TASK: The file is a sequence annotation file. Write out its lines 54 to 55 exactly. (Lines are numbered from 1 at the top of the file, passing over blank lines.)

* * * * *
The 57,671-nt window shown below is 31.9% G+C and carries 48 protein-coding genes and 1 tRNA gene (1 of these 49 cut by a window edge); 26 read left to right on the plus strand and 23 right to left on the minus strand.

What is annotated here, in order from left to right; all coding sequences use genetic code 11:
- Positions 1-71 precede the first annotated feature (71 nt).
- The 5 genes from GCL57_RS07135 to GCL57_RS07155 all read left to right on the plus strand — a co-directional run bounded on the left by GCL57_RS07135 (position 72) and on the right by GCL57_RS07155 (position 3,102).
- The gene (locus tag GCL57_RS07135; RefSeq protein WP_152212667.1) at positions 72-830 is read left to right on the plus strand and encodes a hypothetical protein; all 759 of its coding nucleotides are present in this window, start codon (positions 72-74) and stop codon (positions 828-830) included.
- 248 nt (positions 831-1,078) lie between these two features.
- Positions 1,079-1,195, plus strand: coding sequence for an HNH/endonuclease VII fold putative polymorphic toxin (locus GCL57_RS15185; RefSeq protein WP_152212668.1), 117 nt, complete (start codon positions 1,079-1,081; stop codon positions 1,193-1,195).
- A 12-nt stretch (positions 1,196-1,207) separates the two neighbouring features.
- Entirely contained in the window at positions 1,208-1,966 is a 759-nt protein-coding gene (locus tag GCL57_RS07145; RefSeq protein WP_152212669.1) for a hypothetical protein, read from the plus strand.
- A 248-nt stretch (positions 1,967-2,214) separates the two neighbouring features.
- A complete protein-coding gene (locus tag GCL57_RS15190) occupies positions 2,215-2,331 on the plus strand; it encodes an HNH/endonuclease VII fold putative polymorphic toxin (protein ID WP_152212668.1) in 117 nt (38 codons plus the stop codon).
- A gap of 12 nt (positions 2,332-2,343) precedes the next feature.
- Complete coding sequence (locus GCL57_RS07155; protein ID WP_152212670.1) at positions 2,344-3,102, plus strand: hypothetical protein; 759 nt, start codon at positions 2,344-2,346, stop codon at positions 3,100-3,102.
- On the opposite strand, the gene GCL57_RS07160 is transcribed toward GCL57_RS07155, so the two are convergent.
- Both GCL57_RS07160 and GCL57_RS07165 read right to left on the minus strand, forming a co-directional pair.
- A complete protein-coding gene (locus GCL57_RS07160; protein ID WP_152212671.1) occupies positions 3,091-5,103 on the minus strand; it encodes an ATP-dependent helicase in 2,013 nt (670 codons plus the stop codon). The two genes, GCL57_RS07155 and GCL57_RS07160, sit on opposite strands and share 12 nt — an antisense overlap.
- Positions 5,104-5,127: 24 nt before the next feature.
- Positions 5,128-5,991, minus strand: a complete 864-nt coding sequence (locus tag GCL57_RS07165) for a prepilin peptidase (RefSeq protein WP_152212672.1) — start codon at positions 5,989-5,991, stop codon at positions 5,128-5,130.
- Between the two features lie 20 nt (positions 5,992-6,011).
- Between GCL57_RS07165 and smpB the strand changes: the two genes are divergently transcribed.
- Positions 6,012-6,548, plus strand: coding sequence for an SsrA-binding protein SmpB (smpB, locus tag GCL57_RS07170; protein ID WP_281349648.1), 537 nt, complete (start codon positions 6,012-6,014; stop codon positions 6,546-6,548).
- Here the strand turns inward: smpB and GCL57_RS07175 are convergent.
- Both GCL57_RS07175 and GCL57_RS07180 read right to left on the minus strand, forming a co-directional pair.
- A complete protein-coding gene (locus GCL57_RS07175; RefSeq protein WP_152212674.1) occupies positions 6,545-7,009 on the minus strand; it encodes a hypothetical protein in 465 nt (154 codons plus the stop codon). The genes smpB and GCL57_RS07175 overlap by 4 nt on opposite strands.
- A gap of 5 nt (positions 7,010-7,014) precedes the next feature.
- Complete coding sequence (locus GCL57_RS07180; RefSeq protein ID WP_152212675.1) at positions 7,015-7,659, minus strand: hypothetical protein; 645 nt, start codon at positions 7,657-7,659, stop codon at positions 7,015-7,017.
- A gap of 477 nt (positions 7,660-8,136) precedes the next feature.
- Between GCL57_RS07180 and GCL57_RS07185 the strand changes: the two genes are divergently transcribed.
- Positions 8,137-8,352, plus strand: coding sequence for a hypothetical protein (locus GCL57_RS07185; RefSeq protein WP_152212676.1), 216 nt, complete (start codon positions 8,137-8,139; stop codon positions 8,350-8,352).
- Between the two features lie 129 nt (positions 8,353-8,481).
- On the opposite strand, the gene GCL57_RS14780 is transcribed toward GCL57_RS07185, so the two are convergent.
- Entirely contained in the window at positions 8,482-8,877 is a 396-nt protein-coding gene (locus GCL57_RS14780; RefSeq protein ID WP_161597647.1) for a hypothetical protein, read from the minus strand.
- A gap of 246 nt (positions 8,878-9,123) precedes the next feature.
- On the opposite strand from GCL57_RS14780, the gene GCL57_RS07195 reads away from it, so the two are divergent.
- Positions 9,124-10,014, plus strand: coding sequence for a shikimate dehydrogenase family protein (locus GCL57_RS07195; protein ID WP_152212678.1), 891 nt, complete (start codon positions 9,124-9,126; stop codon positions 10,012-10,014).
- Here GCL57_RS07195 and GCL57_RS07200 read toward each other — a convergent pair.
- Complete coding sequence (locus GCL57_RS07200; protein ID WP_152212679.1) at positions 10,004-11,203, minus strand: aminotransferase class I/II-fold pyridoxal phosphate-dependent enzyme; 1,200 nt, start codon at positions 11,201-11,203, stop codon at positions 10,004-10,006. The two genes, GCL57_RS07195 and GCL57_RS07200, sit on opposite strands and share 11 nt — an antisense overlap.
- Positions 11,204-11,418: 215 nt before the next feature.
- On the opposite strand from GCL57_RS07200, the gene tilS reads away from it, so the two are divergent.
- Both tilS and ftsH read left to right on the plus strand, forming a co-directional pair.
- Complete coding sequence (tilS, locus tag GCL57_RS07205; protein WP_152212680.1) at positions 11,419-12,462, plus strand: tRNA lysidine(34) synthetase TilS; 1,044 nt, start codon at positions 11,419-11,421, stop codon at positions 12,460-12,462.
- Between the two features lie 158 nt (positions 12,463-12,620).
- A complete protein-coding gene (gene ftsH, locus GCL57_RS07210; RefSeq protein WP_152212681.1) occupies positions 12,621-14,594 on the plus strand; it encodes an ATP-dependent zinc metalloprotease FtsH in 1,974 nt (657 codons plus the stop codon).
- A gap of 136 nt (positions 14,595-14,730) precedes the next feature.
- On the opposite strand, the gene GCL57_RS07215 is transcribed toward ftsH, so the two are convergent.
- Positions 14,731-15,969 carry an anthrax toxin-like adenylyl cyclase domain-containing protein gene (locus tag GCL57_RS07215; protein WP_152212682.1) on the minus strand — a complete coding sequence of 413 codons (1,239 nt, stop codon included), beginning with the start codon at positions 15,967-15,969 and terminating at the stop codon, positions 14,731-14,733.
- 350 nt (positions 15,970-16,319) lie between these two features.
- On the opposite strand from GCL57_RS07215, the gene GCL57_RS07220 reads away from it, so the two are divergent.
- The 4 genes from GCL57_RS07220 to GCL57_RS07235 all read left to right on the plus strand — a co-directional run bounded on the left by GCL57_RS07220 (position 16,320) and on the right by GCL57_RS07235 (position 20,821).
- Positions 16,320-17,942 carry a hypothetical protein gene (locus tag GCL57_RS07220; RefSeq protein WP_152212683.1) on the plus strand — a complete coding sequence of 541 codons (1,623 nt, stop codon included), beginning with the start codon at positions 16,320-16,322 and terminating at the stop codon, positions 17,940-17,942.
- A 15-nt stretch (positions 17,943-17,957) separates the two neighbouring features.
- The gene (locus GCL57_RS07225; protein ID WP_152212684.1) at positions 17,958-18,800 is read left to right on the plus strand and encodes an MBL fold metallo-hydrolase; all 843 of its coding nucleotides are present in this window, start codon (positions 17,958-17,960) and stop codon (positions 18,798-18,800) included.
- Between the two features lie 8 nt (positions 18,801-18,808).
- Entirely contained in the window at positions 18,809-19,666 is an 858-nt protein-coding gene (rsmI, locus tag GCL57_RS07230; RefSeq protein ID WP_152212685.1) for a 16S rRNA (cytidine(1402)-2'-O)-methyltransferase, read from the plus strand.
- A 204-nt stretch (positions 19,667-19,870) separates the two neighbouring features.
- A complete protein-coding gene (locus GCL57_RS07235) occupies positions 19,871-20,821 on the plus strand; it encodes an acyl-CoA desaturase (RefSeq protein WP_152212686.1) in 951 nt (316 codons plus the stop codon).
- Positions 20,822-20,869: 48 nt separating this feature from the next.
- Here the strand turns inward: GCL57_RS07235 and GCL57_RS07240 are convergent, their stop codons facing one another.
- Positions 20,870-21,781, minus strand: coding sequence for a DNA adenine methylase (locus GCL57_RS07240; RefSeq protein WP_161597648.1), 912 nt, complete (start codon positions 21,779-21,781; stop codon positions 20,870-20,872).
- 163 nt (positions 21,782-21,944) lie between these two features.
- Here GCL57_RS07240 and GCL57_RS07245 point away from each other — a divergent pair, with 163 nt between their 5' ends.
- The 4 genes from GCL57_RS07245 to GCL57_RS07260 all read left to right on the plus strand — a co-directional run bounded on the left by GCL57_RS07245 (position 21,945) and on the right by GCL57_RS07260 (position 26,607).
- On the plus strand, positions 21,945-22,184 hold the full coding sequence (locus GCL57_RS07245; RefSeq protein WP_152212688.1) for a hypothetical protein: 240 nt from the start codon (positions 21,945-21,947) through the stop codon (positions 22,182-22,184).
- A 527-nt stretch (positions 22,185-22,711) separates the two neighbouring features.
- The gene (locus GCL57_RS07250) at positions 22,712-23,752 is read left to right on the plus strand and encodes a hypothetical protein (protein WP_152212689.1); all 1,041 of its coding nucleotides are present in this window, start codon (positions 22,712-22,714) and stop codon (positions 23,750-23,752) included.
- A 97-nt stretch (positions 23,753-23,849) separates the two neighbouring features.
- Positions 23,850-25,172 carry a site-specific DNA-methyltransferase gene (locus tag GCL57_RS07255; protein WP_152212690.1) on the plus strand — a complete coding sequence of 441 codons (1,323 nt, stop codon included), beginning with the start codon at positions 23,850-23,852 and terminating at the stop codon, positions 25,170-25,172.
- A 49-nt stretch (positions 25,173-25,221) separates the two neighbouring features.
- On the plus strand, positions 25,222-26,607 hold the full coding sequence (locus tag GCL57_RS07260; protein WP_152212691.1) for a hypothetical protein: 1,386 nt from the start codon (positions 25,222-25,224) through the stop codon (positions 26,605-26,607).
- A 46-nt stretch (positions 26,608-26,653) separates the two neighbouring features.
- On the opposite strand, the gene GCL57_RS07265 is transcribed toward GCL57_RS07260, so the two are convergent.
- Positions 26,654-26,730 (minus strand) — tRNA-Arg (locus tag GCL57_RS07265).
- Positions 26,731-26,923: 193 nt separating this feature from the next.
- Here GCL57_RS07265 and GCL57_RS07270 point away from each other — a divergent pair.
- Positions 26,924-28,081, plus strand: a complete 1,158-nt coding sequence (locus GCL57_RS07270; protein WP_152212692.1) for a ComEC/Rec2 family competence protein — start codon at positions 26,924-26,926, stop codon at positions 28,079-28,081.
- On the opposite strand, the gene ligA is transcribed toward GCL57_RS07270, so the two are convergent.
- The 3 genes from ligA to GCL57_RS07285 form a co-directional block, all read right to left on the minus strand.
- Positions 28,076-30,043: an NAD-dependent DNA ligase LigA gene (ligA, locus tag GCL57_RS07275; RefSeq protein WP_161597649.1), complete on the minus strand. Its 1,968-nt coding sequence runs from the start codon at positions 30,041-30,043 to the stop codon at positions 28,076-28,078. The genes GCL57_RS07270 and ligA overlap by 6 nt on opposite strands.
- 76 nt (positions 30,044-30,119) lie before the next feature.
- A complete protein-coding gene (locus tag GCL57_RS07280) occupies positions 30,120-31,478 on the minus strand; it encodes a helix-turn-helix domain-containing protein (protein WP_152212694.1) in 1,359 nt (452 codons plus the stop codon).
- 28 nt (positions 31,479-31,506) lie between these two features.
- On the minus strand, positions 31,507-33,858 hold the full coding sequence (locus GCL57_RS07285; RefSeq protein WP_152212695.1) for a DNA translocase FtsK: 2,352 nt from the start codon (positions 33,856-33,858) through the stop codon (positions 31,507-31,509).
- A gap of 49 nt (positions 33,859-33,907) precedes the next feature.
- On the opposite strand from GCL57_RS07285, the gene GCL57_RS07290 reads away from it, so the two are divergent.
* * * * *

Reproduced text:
- Entirely contained in the window at positions 18,809-19,666 is an 858-nt protein-coding gene (rsmI, locus tag GCL57_RS07230; RefSeq protein ID WP_152212685.1) for a 16S rRNA (cytidine(1402)-2'-O)-methyltransferase, read from the plus strand.
- A 204-nt stretch (positions 19,667-19,870) separates the two neighbouring features.